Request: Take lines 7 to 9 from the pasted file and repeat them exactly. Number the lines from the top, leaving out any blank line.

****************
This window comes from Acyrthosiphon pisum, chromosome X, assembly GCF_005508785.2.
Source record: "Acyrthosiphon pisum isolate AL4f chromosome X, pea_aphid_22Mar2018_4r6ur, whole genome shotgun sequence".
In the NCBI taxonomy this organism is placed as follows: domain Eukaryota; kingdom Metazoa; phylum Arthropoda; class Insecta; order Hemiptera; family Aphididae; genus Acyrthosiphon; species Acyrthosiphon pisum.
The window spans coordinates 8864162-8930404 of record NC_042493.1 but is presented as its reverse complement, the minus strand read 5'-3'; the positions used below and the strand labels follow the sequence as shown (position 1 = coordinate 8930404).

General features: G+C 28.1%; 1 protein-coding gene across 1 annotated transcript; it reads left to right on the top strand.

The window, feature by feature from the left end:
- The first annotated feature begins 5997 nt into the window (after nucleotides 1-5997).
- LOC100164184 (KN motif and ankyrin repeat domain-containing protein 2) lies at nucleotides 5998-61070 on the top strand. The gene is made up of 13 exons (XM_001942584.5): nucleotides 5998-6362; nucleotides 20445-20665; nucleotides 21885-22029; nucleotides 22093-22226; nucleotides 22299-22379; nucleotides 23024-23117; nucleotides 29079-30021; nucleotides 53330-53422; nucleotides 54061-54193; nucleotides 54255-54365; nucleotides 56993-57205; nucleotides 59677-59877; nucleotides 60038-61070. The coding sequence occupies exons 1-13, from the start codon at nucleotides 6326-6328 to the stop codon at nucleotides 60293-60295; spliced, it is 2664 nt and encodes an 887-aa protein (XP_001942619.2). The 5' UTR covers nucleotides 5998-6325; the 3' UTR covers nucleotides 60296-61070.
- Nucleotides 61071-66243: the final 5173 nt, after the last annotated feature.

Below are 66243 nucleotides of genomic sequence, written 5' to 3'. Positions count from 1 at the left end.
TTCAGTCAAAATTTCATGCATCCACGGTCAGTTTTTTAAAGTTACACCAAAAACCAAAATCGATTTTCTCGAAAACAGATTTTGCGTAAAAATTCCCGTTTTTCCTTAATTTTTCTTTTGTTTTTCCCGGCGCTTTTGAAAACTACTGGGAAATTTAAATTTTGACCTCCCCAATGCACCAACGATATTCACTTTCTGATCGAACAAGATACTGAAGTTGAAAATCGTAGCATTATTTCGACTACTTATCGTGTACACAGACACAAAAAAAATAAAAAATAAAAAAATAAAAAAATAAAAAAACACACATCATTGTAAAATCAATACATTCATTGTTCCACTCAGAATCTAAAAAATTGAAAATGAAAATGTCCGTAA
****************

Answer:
- The first annotated feature begins 5997 nt into the window (after nucleotides 1-5997).
- LOC100164184 (KN motif and ankyrin repeat domain-containing protein 2) lies at nucleotides 5998-61070 on the top strand. The gene is made up of 13 exons (XM_001942584.5): nucleotides 5998-6362; nucleotides 20445-20665; nucleotides 21885-22029; nucleotides 22093-22226; nucleotides 22299-22379; nucleotides 23024-23117; nucleotides 29079-30021; nucleotides 53330-53422; nucleotides 54061-54193; nucleotides 54255-54365; nucleotides 56993-57205; nucleotides 59677-59877; nucleotides 60038-61070. The coding sequence occupies exons 1-13, from the start codon at nucleotides 6326-6328 to the stop codon at nucleotides 60293-60295; spliced, it is 2664 nt and encodes an 887-aa protein (XP_001942619.2). The 5' UTR covers nucleotides 5998-6325; the 3' UTR covers nucleotides 60296-61070.
- Nucleotides 61071-66243: the final 5173 nt, after the last annotated feature.